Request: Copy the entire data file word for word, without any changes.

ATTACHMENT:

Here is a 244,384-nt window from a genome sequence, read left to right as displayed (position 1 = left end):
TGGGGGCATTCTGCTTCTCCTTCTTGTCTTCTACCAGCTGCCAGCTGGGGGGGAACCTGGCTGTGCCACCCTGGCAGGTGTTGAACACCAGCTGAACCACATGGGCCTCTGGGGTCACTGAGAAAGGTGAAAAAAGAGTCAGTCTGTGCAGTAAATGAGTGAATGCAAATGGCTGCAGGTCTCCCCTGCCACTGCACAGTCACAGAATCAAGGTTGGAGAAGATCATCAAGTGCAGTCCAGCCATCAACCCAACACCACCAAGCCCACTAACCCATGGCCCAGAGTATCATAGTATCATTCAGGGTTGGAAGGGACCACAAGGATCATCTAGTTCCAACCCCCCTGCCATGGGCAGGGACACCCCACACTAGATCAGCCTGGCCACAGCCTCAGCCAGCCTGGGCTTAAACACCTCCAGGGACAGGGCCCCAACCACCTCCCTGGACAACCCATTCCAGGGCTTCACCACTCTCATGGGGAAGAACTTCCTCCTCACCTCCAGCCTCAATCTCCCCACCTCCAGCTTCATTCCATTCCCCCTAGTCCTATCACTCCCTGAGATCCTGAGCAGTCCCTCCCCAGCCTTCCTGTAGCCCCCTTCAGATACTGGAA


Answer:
Here is a 244,384-nt window from a genome sequence, read left to right as displayed (position 1 = left end):
TGGGGGCATTCTGCTTCTCCTTCTTGTCTTCTACCAGCTGCCAGCTGGGGGGGAACCTGGCTGTGCCACCCTGGCAGGTGTTGAACACCAGCTGAACCACATGGGCCTCTGGGGTCACTGAGAAAGGTGAAAAAAGAGTCAGTCTGTGCAGTAAATGAGTGAATGCAAATGGCTGCAGGTCTCCCCTGCCACTGCACAGTCACAGAATCAAGGTTGGAGAAGATCATCAAGTGCAGTCCAGCCATCAACCCAACACCACCAAGCCCACTAACCCATGGCCCAGAGTATCATAGTATCATTCAGGGTTGGAAGGGACCACAAGGATCATCTAGTTCCAACCCCCCTGCCATGGGCAGGGACACCCCACACTAGATCAGCCTGGCCACAGCCTCAGCCAGCCTGGGCTTAAACACCTCCAGGGACAGGGCCCCAACCACCTCCCTGGACAACCCATTCCAGGGCTTCACCACTCTCATGGGGAAGAACTTCCTCCTCACCTCCAGCCTCAATCTCCCCACCTCCAGCTTCATTCCATTCCCCCTAGTCCTATCACTCCCTGAGATCCTGAGCAGTCCCTCCCCAGCCTTCCTGTAGCCCCCTTCAGATACTGGAA